Coordinate search engine crawl cycles with site

From BtoB Magazine’s Interactive Marketing Guide SEARCH

Bill Hunt, CEO, Global Strategies International

BtoB: Finding things on a company website is important, but often frustrating. What are the major pitfalls?

Bill Hunt: You would think that if a company is making an announcement about something, it would reference it on its website. But say the web page launched the same morning as the news release, without regard for search engine crawl cycles. If it’s waiting to be crawled, nobody’s going to find it,— even on your website. Our experience shows that 40% to 70% of people who land on a multi-product homepage do an on-site search for what they’re looking for, even if the site has drop-down menus. That makes internal search critical.

Coordinate search engine crawl cycles with siteBtoB: What can marketers do to make sure their internal search is optimized?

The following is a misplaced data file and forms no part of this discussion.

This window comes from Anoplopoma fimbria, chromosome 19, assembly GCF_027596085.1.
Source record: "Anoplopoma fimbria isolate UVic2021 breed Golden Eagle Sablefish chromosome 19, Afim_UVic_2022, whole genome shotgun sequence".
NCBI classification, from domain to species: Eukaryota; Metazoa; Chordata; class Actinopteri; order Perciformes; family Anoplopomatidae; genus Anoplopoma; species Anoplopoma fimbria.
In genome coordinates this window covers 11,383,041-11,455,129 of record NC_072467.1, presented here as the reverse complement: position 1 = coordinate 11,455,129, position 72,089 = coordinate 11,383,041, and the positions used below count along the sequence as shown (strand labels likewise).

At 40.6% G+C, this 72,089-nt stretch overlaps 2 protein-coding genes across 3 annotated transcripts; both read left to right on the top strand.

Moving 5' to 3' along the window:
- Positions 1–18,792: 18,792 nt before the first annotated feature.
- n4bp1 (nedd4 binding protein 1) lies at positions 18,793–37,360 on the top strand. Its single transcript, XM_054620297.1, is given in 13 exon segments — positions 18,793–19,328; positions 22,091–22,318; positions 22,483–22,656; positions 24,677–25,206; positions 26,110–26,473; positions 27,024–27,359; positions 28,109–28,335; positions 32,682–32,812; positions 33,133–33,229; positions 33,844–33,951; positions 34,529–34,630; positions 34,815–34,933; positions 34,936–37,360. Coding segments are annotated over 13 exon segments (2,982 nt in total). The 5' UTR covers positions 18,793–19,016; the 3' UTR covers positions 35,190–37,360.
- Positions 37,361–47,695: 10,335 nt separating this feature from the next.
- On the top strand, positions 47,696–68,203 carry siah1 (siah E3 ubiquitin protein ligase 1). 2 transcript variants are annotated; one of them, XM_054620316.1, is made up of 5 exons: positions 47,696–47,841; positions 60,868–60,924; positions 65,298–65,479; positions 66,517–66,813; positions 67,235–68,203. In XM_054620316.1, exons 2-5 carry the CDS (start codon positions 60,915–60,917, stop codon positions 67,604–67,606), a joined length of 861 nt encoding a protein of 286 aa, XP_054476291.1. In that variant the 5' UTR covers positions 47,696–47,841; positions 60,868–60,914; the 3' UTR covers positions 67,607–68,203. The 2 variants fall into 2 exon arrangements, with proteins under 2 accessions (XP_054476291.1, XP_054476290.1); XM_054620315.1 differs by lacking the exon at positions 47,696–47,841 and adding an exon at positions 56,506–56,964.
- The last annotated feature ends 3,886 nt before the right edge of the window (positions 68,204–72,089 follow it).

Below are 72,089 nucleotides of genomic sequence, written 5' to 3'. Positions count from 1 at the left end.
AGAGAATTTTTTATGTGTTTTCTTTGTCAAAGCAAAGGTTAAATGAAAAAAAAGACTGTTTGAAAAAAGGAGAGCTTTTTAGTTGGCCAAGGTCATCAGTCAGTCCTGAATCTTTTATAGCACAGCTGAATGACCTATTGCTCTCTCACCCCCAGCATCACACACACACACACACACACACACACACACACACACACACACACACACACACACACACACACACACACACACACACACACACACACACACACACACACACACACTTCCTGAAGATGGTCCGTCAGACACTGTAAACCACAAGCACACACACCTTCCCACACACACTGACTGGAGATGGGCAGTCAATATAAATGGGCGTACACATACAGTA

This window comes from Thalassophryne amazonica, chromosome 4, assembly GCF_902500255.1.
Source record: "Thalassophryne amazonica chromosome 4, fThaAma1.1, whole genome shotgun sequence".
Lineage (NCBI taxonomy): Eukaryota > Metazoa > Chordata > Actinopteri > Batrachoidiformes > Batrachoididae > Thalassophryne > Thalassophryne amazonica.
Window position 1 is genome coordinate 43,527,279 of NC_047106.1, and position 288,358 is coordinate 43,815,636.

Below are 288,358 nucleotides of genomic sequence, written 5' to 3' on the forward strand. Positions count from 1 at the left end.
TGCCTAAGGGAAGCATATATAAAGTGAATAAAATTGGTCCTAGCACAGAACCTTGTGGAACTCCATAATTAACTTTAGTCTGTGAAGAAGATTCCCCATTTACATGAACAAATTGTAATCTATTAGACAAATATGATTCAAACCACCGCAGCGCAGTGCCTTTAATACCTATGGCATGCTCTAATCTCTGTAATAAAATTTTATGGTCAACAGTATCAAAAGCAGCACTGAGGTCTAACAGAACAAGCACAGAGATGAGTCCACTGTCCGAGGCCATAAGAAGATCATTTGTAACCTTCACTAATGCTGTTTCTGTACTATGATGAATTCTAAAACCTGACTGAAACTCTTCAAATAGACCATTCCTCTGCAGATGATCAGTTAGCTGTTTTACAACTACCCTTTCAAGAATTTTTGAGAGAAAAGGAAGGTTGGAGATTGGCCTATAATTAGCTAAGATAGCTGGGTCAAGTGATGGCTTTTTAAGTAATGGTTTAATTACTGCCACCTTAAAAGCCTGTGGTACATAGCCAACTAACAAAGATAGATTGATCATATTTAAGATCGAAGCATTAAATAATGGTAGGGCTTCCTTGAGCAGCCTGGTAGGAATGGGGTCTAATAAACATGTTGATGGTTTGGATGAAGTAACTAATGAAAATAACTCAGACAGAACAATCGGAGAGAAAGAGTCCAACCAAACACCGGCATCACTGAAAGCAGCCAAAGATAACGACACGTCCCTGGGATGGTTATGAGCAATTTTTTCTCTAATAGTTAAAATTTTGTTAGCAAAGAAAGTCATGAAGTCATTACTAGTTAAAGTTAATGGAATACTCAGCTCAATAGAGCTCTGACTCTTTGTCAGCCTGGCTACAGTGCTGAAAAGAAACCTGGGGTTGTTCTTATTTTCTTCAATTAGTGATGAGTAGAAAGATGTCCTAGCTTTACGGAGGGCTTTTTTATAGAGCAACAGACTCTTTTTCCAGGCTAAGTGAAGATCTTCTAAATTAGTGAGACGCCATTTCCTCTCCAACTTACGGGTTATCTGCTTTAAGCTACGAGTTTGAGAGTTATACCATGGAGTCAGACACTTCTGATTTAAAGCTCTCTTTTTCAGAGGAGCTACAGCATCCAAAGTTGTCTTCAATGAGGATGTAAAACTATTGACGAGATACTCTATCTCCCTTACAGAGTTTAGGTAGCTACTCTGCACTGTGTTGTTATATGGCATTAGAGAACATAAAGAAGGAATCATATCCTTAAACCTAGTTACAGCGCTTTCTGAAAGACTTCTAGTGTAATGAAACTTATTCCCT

Hunt: Coordinate crawl schedules with your webmaster, or folks who manage your on-site search, so cued-up announcements can be properly indexed and found. Then make sure the same results are found internally as are found externally when you Google important keywords. Software companies in particular should consider error codes, so customers can search for solutions to problems they encounter.

BtoB: Are there tests you recommend to gauge success here?

Hunt: First, there’s the “no results clicked” test, which reports when someone does a query, gets a results page, but does not click on any results. Pick a threshold for concern,— five searches in a month for example,— of any search phrase that yields no clicked results, to see which rules or contents need to be added or changed to deliver better and more relevant searches. Then there’s the “all searches with no results” test, which shows the content visitors are looking for that has no matching results. An example of this is a product recently announced in the press, but which searchers can’t find on your website.